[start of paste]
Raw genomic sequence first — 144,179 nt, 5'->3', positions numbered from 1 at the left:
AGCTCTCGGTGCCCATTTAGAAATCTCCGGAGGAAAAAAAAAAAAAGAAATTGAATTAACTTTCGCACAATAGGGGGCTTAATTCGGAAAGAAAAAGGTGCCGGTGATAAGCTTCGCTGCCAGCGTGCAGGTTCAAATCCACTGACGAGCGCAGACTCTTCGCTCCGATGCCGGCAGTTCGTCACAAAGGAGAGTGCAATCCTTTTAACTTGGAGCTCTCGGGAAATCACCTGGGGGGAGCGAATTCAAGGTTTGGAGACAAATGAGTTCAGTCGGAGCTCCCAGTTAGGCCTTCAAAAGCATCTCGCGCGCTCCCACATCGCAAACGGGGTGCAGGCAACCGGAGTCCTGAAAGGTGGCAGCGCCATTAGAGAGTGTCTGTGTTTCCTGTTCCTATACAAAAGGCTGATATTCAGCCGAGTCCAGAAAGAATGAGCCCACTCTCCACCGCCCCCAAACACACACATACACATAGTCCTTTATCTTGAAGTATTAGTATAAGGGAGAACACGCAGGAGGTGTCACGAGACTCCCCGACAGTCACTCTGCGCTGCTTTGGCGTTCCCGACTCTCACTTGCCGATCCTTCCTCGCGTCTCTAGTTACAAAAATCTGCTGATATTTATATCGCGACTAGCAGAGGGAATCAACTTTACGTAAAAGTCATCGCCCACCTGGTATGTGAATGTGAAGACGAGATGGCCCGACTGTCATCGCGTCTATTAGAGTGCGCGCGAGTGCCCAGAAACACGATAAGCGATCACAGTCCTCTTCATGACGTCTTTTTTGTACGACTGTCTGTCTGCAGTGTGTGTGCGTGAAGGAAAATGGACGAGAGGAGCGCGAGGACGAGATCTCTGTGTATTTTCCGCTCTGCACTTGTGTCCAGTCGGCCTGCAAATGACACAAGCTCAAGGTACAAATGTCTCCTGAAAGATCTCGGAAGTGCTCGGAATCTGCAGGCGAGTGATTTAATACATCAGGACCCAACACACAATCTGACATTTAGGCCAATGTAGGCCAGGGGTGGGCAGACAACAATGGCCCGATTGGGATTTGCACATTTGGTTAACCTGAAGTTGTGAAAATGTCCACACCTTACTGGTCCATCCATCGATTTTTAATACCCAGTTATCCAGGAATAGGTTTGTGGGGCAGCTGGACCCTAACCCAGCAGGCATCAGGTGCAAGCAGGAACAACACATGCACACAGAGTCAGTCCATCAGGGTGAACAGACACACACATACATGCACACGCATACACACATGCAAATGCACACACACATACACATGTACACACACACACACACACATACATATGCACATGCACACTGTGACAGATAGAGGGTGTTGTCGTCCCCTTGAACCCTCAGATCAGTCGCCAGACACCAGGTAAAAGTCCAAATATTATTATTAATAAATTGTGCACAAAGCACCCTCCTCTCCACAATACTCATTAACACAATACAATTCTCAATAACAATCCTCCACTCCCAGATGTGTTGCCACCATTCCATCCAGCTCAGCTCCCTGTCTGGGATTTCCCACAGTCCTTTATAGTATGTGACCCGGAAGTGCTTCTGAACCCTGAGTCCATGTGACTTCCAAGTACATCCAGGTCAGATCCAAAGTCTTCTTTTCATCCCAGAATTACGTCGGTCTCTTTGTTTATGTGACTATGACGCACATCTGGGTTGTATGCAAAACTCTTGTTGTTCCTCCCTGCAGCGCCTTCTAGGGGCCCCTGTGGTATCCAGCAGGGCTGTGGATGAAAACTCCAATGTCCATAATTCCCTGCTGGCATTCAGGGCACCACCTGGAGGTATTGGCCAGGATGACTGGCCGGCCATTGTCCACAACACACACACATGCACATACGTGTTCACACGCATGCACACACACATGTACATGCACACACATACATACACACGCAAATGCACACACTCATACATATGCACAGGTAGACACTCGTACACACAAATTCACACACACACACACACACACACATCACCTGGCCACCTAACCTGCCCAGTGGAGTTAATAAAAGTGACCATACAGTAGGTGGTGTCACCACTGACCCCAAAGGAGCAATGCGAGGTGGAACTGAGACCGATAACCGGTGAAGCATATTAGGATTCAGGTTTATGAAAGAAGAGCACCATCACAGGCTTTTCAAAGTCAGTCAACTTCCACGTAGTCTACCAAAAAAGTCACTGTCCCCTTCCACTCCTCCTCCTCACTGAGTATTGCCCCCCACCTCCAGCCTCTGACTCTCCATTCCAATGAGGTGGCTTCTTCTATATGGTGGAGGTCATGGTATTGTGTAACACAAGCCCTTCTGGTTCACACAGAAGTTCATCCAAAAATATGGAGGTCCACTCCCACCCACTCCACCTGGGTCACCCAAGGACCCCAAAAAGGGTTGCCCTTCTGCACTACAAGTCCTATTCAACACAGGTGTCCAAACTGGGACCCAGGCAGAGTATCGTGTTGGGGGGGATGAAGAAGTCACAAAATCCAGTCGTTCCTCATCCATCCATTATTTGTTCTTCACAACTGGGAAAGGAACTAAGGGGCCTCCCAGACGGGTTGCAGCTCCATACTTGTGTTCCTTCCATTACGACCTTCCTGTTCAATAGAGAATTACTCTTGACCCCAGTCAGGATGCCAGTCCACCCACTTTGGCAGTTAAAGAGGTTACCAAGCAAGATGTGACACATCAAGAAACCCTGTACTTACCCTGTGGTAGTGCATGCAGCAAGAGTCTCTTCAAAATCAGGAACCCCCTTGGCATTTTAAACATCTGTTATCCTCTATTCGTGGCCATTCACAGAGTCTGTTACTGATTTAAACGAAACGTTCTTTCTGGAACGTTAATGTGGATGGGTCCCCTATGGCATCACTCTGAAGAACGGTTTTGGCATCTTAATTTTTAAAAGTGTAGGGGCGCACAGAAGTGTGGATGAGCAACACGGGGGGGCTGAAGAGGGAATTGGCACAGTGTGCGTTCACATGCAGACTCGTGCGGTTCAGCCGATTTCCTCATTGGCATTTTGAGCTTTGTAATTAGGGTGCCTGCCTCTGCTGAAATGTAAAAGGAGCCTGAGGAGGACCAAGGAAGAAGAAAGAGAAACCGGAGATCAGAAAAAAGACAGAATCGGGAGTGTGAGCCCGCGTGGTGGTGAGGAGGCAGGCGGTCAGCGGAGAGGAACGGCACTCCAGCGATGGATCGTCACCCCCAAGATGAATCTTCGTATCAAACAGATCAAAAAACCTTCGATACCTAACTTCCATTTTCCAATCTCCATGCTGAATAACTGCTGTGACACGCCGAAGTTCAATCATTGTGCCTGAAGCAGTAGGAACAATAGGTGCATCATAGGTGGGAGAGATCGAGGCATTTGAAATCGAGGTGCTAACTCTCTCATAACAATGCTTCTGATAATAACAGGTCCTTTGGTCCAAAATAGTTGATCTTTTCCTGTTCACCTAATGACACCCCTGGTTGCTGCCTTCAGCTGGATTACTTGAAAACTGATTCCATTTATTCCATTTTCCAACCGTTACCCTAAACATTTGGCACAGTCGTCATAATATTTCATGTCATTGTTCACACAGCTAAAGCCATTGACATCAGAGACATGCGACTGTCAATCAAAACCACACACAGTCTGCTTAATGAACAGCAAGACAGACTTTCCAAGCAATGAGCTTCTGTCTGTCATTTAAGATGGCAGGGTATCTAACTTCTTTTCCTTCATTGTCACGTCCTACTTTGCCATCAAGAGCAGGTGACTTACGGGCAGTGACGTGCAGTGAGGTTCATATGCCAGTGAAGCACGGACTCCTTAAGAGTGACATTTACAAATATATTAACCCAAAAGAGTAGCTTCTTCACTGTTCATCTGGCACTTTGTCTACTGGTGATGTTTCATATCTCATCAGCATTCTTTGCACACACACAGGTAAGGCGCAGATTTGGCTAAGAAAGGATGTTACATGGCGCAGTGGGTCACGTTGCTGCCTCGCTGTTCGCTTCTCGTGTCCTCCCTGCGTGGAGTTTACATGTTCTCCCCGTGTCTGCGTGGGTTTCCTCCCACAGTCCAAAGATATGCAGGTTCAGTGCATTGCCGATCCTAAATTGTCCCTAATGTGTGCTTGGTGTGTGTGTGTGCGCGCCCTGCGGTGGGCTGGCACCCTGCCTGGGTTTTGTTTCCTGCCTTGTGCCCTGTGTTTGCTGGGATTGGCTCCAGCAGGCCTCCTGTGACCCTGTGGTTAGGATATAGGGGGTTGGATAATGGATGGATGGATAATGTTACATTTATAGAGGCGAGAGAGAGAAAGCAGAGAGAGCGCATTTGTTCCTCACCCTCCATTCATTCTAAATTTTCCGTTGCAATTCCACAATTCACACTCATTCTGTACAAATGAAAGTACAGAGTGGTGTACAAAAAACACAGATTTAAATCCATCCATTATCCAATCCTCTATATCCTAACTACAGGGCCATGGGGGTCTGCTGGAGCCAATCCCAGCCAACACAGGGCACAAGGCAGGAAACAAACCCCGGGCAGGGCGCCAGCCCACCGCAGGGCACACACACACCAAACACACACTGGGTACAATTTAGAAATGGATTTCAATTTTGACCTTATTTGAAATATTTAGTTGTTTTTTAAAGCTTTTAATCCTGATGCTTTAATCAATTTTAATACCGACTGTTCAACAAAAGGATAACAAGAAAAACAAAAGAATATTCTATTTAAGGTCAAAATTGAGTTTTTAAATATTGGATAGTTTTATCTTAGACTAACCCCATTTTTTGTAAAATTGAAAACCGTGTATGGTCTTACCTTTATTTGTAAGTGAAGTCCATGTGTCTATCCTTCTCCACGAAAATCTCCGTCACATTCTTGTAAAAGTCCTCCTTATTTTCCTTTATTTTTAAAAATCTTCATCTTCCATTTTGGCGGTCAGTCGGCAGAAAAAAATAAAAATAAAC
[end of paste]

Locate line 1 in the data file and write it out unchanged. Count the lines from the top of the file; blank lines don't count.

Raw genomic sequence first — 144,179 nt, 5'->3', positions numbered from 1 at the left: